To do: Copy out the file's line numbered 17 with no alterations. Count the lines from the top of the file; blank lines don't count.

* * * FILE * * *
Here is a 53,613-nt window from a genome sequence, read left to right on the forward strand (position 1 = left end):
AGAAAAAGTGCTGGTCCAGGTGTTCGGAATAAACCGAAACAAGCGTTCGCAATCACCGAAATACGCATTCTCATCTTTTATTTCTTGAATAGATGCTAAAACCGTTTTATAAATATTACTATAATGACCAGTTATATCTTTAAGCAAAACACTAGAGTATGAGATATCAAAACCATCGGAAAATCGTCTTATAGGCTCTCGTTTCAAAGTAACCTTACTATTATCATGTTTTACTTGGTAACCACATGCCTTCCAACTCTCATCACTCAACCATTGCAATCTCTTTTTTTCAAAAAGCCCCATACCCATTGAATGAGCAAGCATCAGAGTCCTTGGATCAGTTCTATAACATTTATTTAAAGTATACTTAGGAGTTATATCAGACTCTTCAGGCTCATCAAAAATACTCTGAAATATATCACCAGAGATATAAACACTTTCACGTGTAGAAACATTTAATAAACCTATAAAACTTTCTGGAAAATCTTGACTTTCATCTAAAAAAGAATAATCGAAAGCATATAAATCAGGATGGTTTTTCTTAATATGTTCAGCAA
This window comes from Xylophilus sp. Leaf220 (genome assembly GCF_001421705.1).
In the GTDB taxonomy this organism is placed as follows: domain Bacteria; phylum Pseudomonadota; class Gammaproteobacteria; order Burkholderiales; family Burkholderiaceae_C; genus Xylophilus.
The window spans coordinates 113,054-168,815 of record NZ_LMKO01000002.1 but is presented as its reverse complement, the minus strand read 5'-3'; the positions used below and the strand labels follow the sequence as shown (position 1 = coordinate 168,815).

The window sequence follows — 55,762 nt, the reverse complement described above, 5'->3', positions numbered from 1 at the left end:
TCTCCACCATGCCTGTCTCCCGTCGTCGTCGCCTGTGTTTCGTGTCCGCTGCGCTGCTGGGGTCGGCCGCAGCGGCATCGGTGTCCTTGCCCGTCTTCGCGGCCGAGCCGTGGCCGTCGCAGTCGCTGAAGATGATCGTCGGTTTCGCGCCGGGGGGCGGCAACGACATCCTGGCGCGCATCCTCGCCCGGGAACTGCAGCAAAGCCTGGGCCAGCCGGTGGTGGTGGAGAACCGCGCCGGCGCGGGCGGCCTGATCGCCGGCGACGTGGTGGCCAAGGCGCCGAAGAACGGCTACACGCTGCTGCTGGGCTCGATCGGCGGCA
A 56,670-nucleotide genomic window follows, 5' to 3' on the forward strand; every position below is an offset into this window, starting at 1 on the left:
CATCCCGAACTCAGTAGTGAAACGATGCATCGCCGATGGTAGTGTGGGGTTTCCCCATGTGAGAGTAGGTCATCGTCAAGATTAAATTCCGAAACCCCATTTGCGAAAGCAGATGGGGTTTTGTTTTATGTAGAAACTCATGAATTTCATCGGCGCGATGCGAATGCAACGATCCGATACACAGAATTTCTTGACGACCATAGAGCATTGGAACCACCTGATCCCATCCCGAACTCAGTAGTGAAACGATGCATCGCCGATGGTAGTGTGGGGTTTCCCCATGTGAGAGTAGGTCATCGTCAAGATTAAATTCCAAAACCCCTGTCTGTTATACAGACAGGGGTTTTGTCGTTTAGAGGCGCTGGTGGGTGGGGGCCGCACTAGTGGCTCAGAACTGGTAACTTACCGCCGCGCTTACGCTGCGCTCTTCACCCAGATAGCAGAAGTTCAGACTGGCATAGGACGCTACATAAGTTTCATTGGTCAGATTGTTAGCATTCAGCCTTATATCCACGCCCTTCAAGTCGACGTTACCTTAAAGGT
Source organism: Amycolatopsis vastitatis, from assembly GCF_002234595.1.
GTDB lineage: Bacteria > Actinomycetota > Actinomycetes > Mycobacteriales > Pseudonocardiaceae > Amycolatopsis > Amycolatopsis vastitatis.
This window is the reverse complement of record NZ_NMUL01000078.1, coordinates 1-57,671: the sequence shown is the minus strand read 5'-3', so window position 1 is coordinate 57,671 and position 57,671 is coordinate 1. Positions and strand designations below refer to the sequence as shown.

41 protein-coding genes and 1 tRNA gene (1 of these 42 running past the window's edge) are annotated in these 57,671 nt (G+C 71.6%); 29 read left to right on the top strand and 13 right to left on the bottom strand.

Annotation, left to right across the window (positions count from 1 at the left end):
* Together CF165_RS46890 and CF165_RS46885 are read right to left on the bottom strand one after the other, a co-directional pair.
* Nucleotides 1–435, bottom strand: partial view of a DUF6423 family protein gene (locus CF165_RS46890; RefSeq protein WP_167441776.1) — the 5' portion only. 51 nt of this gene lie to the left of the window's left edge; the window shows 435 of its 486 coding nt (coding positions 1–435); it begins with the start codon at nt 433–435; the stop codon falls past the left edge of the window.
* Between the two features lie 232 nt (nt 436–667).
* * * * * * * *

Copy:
* Between the two features lie 232 nt (nt 436–667).